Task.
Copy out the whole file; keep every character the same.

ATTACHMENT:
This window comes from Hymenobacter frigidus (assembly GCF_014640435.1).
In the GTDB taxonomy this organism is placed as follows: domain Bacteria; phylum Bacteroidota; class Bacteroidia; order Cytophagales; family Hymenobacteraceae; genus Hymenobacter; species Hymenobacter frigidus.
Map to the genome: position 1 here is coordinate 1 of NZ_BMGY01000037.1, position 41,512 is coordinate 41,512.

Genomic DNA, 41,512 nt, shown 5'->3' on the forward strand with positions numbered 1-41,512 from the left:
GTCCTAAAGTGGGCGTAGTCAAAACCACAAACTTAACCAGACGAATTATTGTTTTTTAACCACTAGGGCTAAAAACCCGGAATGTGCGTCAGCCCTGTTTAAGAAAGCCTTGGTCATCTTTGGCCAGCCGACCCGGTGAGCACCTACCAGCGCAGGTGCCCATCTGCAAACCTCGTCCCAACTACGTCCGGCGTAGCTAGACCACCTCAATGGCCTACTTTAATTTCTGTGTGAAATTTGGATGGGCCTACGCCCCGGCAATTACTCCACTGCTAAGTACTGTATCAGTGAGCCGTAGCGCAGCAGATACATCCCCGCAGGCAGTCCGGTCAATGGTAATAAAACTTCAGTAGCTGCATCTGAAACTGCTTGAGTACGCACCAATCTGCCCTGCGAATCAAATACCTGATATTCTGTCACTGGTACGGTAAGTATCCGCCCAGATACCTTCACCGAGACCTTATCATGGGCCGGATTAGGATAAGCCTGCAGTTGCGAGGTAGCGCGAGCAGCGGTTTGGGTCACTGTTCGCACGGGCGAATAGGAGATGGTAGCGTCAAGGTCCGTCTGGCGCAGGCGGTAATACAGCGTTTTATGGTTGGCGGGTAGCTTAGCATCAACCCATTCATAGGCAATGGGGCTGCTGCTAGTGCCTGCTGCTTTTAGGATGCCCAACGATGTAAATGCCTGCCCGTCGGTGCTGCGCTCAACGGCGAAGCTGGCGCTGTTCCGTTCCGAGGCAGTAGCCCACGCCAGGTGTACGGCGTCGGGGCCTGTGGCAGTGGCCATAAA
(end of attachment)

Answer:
This window comes from Hymenobacter frigidus (assembly GCF_014640435.1).
In the GTDB taxonomy this organism is placed as follows: domain Bacteria; phylum Bacteroidota; class Bacteroidia; order Cytophagales; family Hymenobacteraceae; genus Hymenobacter; species Hymenobacter frigidus.
Map to the genome: position 1 here is coordinate 1 of NZ_BMGY01000037.1, position 41,512 is coordinate 41,512.

Genomic DNA, 41,512 nt, shown 5'->3' on the forward strand with positions numbered 1-41,512 from the left:
GTCCTAAAGTGGGCGTAGTCAAAACCACAAACTTAACCAGACGAATTATTGTTTTTTAACCACTAGGGCTAAAAACCCGGAATGTGCGTCAGCCCTGTTTAAGAAAGCCTTGGTCATCTTTGGCCAGCCGACCCGGTGAGCACCTACCAGCGCAGGTGCCCATCTGCAAACCTCGTCCCAACTACGTCCGGCGTAGCTAGACCACCTCAATGGCCTACTTTAATTTCTGTGTGAAATTTGGATGGGCCTACGCCCCGGCAATTACTCCACTGCTAAGTACTGTATCAGTGAGCCGTAGCGCAGCAGATACATCCCCGCAGGCAGTCCGGTCAATGGTAATAAAACTTCAGTAGCTGCATCTGAAACTGCTTGAGTACGCACCAATCTGCCCTGCGAATCAAATACCTGATATTCTGTCACTGGTACGGTAAGTATCCGCCCAGATACCTTCACCGAGACCTTATCATGGGCCGGATTAGGATAAGCCTGCAGTTGCGAGGTAGCGCGAGCAGCGGTTTGGGTCACTGTTCGCACGGGCGAATAGGAGATGGTAGCGTCAAGGTCCGTCTGGCGCAGGCGGTAATACAGCGTTTTATGGTTGGCGGGTAGCTTAGCATCAACCCATTCATAGGCAATGGGGCTGCTGCTAGTGCCTGCTGCTTTTAGGATGCCCAACGATGTAAATGCCTGCCCGTCGGTGCTGCGCTCAACGGCGAAGCTGGCGCTGTTCCGTTCCGAGGCAGTAGCCCACGCCAGGTGTACGGCGTCGGGGCCTGTGGCAGTGGCCATAAA